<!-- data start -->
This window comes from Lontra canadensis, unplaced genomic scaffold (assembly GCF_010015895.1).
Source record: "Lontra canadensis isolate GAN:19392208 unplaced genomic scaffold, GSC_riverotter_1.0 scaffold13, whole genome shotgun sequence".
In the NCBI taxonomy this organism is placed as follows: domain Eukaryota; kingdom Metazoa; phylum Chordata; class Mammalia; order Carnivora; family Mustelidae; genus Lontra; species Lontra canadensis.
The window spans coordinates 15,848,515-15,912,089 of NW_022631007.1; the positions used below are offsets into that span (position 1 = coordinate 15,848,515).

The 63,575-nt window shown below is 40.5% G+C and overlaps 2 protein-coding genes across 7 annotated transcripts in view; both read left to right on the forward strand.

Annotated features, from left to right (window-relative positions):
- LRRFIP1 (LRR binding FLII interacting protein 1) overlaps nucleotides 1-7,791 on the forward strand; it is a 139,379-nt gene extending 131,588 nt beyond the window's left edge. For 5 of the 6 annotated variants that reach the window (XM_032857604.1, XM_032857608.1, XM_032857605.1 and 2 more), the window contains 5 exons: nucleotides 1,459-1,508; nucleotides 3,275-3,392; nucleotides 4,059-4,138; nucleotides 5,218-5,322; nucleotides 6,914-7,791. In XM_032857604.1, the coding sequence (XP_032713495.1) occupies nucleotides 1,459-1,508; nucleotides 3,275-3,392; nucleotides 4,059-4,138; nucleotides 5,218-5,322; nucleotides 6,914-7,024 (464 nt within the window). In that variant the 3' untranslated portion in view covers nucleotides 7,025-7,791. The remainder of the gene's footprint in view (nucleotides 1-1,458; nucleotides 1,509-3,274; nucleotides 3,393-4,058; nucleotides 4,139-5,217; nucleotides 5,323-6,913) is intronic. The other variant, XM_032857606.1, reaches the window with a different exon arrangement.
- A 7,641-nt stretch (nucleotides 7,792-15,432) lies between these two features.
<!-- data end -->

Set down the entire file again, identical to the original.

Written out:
This window comes from Lontra canadensis, unplaced genomic scaffold (assembly GCF_010015895.1).
Source record: "Lontra canadensis isolate GAN:19392208 unplaced genomic scaffold, GSC_riverotter_1.0 scaffold13, whole genome shotgun sequence".
In the NCBI taxonomy this organism is placed as follows: domain Eukaryota; kingdom Metazoa; phylum Chordata; class Mammalia; order Carnivora; family Mustelidae; genus Lontra; species Lontra canadensis.
The window spans coordinates 15,848,515-15,912,089 of NW_022631007.1; the positions used below are offsets into that span (position 1 = coordinate 15,848,515).

The 63,575-nt window shown below is 40.5% G+C and overlaps 2 protein-coding genes across 7 annotated transcripts in view; both read left to right on the forward strand.

Annotated features, from left to right (window-relative positions):
- LRRFIP1 (LRR binding FLII interacting protein 1) overlaps nucleotides 1-7,791 on the forward strand; it is a 139,379-nt gene extending 131,588 nt beyond the window's left edge. For 5 of the 6 annotated variants that reach the window (XM_032857604.1, XM_032857608.1, XM_032857605.1 and 2 more), the window contains 5 exons: nucleotides 1,459-1,508; nucleotides 3,275-3,392; nucleotides 4,059-4,138; nucleotides 5,218-5,322; nucleotides 6,914-7,791. In XM_032857604.1, the coding sequence (XP_032713495.1) occupies nucleotides 1,459-1,508; nucleotides 3,275-3,392; nucleotides 4,059-4,138; nucleotides 5,218-5,322; nucleotides 6,914-7,024 (464 nt within the window). In that variant the 3' untranslated portion in view covers nucleotides 7,025-7,791. The remainder of the gene's footprint in view (nucleotides 1-1,458; nucleotides 1,509-3,274; nucleotides 3,393-4,058; nucleotides 4,139-5,217; nucleotides 5,323-6,913) is intronic. The other variant, XM_032857606.1, reaches the window with a different exon arrangement.
- A 7,641-nt stretch (nucleotides 7,792-15,432) lies between these two features.